When Lehman Brothers, Bear Stearns and Merrill Lynch took a shellacking in the world of high finances last week, many leaders of Indian tribes were hot on the phone lines to their brokers and money managers. I wonder how many of them will relay the information of their financial losses to their tribal members?
Because of extreme secrecy it's hard to determine how much money was lost by the Indian nations particularly to those tribes with rich casino operations, but you can place one sure bet on this fiasco: if they played the market they lost.
On July 31, 2008 the money in the interest bearing accounts of the tribes involved in Black Hills Settlement Claim, Docket 74B, was at $815,616,678.20 and the money invested in the Docket 74A account was at $113,193,512.73. If you combine the totals of these two accounts they come to $928,810,190.93 million. Now that is about as close to $1 billion as you can get. How many members of the Great Sioux Nation knew what was in their accounts or how much money was lost on Wall Street?
My sources tell me that millions of dollars of the Black Hills money was lost and the hope is that the recovery after the announced federal bailout may help to recoup some or most of it.
It strikes me as amazing that in the 1980 U.S. Census, four of the top 10 counties listed as the "Poorest Counties in America," were located on Indian reservations in South Dakota, with Shannon County, the seat of the Pine Ridge Reservation, taking the number one spot as the single poorest county in America. That was nearly 30 years ago and this is the time the original awards of $105,994,430.52 for Docket B, and $40,245,807.02 for Docket 74A, were handed down by the Court of Claims to the tribes of the Great Sioux Nation. As you can see, after nearly 30 years, the interest-bearing accounts have grown considerably, but in those years there have been ups and downs as the market fluctuated.
Docket 74B was for the illegal taking of the Black Hills and Docket 74A for the taking of lands east of the Hills. For all of the of gold, silver, uranium, timber, water and other natural resources taken from the stolen lands until this very day, the monetary award offered to the Lakota, Dakota and Nakota people was less than puny. It was an insult. The people of the Great Sioux Nation have not received a single shilling for the theft of their homeland.
For all of those who boldly stand up on their hind legs and ask, "What about all of the money the Indians got for hospitals, schools, government and welfare?" the answer is for them to look into their own back yards at the millions they have received from the federal government for much of the same opportunities with one exception: They did not have to give up millions of acres of land to receive those benefits. All of the supposed gifts to the Indian people that non-Indians complain about were negotiated between two sovereign nations for the most part, or decided unilaterally by the federal government after it had consolidated its power over the Indian people. When the enemies of the United States became defenseless, that is when the outright theft of their lands began.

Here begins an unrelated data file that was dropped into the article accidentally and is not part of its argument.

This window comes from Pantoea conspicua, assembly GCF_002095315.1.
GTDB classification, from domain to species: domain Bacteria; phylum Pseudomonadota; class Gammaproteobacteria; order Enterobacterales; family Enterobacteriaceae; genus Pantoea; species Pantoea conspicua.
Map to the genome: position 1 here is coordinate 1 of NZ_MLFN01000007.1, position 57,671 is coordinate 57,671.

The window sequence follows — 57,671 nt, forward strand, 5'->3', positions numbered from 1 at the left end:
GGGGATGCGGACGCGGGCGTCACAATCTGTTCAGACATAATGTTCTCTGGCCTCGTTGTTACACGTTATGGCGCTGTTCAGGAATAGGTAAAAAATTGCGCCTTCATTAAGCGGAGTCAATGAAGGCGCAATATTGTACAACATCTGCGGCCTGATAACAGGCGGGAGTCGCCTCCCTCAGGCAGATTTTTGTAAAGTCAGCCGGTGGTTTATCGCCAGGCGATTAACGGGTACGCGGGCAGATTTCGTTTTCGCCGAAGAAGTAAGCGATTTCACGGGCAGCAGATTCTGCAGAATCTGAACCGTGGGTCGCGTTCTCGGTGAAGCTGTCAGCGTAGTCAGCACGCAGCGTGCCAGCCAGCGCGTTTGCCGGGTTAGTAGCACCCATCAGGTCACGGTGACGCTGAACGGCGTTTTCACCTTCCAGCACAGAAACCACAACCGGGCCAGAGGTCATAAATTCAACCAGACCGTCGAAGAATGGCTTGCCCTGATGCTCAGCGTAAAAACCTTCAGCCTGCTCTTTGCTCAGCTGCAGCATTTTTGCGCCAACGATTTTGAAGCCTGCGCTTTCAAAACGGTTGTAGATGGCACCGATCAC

When the poorest people in America turn up their noses at nearly $1 billion dollars, what does that tell you? And why is this one of the least-reported stories in this country? When a Lakota family is struggling to put food on the table or trying to find money to pay for a ride to the Indian hospital or grocery store or is looking at ways to survive another South Dakota winter with a premium on heating expenses, don't you believe that they think about what they could do with the money sitting in a money market on Wall Street?
And yet they refuse to accept the money. This is one of the major stories of the century and yet it continues to go unreported in the mainstream media and even in the American-Indian media. Why?
I would truly like for someone at CNN, MSNBC, FOX Network News or CBS, NBC and ABC or the New York Times, to give me and the Indian people an answer to that question.
If the news was about a takeover of a village, a violent confrontation, or worse, the MSM would be here in droves, but this story is apparently of no interest to them. Not violent enough? Not shocking enough? Too bad because it is a story that is begging to be told in all of its entirety.
If nothing else, the money lost by the Indian people of South Dakota by the money market collapse should be news. If it rocked America, it certainly rocked the "poorest of the poor."
Tim Giago, an Oglala Lakota, was born, raised and educated on the Pine Ridge Reservation in South Dakota. He was the founder and first president of the Native American Journalists Association and the founder and publisher of Indian Country Today, the Lakota Times, and the Dakota/Lakota Journal. He was a Nieman Fellow at Harvard in the Class of 1991. He can be reached at firstname.lastname@example.org